Here’s How to Play a Resurgence in Oil and Energy Stocks

Just a little less than two months ago, it looked like the Energy Select Sector SPDR ETF (NYSEARCA:XLE) was in full-blown rally mode, driven by constituents like Exxon Mobil Corporation (NYSE:XOM) and Chevron Corporation (NYSE:CVX). From a low of $61.80 in late August to a high of $68.93 in early October, the 11.5% swing from XLE stock hinted at a new bullish paradigm.

The Energy Sector SPDR ETF (XLE) is On the Verge

The past couple of weeks haven’t been quite as hot for the energy ETF, however. The 7% slide back to the current price near $67 not only seemingly quells the rally, but hints at another pullback.

If you’re a true long-term investor though, and you see sector-based ETFs like the Energy SPDR as an effective, simple way to tap into the bigger trends that transcend the market’s typical volatility, you might want to stick with your XLE stock. Believe it or not, the energy sector really is in the midst of a turn-around. Oil prices really are poised to remain at prices healthy enough to keep the likes of Chevron and Exxon Mobil profitable.

XLE Getting Back on Track

There’s no denying it — 2014 and 2015 were miserable years for the oil and gas industry. The iShares Dow Jones US Energy Sector ETF (NYSEARCA:IYE), along with the aforementioned XLE stock, each lost nearly 50% of their value between their 2014 high and their early-2016 low. That’s in step with the sector’s earnings implosion. The S&P 500 Energy Sector Index, which until then had been earning about $11 per share (per quarter), ultimately swung to a loss of $8.20 per share for the fourth quarter of 2015.

A funny thing happened by the third quarter of 2016, however. Although still nowhere near the profitability of its pre-2014 glory days, the sector swung back to a profit. It has continued to widen its profit margins in step with the slow-but-sure rebound in the price of oil.

The graphic below tells the tale. It’s not pretty, and not what it used to be. But trajectory-wise, the industry is moving in the right direction. (The pink arrows point to where the data is as of the end of the third quarter. Everything to the right of the arrows is an estimate.)

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Crude oil prices are also toying with a key technical catalyst many traders are ignoring.

Granted, you have to take a pretty big step back to put it in perspective. This long-term weekly chart of oil prices illustrates the implosion from two years ago. It also maps the steady (if choppy) recovery in the meantime. Right now oil prices are dancing with a major resistance line (pink) as well as a minor horizontal ceiling (dashed red).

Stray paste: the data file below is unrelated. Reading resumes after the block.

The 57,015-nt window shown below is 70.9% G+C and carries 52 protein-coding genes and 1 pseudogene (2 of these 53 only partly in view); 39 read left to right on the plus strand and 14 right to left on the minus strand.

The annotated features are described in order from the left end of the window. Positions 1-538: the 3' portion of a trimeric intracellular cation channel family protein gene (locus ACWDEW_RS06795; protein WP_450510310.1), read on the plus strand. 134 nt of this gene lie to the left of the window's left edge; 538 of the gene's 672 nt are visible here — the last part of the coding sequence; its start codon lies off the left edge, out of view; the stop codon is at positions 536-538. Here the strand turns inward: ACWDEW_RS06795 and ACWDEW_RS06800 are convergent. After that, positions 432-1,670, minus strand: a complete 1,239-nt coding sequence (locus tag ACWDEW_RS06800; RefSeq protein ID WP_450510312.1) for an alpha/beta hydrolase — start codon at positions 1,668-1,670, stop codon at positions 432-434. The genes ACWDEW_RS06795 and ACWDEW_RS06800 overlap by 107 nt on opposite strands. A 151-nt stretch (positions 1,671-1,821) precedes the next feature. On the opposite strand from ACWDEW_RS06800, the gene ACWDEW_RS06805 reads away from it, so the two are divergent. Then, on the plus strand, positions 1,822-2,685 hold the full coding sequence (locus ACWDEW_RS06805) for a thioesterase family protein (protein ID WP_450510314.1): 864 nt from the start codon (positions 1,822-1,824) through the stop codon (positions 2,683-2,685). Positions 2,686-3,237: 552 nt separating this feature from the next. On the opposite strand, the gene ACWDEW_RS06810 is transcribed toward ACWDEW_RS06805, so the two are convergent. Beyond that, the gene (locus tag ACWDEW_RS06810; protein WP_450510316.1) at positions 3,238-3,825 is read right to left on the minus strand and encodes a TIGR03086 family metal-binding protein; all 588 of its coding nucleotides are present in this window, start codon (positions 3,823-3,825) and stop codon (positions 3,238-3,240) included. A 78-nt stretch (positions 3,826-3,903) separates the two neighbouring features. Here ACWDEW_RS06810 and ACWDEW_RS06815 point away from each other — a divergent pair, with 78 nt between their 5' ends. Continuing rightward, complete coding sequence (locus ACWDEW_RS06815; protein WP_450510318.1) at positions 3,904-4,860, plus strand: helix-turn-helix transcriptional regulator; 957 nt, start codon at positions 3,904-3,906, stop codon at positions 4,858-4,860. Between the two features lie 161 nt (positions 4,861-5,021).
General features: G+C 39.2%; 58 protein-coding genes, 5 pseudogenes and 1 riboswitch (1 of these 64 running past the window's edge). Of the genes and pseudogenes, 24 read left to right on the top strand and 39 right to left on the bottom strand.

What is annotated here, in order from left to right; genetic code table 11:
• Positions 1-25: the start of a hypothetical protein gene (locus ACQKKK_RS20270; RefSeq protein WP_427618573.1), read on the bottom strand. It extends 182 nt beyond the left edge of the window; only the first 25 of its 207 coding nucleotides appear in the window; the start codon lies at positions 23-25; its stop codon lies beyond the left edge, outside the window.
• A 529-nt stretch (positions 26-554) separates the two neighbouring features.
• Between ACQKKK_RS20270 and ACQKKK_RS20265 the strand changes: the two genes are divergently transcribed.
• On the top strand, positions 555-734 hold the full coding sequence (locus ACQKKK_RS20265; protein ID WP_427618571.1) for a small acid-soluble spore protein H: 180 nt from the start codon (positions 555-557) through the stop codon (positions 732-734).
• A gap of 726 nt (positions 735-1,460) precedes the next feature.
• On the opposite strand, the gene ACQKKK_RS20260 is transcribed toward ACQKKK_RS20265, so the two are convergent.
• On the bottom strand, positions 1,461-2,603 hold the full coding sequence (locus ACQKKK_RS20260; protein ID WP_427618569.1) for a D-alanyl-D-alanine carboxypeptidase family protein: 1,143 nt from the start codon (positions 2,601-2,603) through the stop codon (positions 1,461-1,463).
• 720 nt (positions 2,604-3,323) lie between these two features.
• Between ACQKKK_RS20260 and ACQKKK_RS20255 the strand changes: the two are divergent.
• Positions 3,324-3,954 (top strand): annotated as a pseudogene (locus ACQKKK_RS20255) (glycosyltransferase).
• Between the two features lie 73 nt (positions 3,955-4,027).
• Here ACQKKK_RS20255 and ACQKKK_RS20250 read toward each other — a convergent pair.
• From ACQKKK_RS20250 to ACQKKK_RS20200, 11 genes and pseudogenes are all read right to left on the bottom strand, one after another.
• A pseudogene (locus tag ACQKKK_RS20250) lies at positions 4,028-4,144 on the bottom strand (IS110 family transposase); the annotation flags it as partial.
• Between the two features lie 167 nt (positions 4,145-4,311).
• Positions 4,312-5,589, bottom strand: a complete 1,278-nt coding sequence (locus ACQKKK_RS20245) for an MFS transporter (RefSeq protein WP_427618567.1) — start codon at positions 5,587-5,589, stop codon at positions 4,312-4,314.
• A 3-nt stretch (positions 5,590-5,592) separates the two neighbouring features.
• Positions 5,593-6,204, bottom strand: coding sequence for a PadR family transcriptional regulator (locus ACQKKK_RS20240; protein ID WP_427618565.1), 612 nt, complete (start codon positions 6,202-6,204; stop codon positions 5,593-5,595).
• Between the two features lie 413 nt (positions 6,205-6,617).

Both are right around 52.60%. If crude prices can clear that hurdle — and it looks like it’s trying to do exactly that — there’s technically little else to hold it back from a bigger, more prolonged move.

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Zooming into a daily chart allows for a more detailed look, underscoring how at the very least, crude prices are above their moving average lines … all of them. The daily chart also, albeit loosely, offers hints of an upside-down head-and-shoulders pattern. If the neckline around $52 fails to hold the effort back, the end result is often a slingshot-driven rally. The march towards greater profitability certainly helps investors justify higher highs.

In between here and there though, an inch may as well be a mile.

Looking Ahead for XLE Stock

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With all of that as the backdrop, the make-or-break level for XLE stock has become pretty clear. It’s going to take a move above $69 for the energy SPDR ETF to convincingly say it’s shrugged off the bulk of the problems that had been holding it back.

That number wasn’t pulled out of a hat. That’s where the energy SPDR ETF bumped into a ceiling several times in late September and early October. With a mental line in the sand drawn at that level, the next test of it could be telling– and catalytic in itself. Such a move would also most likely be matched by crude oil’s move above its resistance at $52.60.

The hardest part is waiting to see if the market’s finally going to pull the trigger this time. But it’s certainly worth watching and waiting on.

As of this writing, James Brumley did not hold a position in any of the aforementioned securities. You can follow him on Twitter.

Article printed from InvestorPlace Media,

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